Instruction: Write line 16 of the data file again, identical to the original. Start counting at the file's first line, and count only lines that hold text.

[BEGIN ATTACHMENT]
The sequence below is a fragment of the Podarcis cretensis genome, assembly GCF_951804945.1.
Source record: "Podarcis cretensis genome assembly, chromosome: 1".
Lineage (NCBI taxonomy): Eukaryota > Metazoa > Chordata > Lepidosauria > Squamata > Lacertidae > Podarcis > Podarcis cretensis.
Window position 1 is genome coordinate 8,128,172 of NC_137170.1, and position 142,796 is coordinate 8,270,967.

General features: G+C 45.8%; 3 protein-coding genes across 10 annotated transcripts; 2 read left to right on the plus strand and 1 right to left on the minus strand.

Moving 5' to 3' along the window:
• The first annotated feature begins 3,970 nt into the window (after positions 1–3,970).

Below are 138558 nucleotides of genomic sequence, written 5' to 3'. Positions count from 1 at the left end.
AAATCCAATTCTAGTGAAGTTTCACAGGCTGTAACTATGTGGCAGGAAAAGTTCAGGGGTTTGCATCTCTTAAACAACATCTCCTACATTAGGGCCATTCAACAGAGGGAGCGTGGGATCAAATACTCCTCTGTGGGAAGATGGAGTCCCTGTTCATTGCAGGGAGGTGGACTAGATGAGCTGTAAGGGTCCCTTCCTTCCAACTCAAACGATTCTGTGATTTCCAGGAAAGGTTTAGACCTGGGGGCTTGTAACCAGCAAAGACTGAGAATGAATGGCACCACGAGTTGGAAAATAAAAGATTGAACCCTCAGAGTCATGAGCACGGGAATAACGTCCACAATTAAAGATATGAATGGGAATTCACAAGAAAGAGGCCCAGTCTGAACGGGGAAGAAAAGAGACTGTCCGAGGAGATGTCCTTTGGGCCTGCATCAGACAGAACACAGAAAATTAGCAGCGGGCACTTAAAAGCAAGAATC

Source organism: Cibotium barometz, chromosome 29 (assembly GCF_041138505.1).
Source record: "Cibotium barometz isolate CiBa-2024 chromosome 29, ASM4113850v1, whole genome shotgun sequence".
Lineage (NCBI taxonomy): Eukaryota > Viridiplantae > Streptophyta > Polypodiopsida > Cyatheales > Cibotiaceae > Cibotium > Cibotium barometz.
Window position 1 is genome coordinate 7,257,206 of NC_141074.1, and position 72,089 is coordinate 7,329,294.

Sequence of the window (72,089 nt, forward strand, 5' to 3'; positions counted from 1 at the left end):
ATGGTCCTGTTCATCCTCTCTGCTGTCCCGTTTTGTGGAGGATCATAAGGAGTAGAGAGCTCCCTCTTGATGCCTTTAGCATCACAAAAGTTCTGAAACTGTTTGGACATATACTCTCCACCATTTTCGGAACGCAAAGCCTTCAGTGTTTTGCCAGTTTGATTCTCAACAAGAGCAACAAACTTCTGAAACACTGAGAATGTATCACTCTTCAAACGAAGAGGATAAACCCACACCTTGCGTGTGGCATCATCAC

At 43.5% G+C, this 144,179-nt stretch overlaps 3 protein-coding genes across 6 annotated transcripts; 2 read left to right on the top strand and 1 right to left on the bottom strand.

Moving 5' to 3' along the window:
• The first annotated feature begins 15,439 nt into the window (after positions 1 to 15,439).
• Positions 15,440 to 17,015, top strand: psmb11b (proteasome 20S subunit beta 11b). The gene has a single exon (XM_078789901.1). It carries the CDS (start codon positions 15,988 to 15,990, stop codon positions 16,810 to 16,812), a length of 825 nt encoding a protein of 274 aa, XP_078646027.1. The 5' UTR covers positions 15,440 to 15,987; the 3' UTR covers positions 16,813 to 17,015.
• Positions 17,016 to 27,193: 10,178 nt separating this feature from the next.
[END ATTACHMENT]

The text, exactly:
At 43.5% G+C, this 144,179-nt stretch overlaps 3 protein-coding genes across 6 annotated transcripts; 2 read left to right on the top strand and 1 right to left on the bottom strand.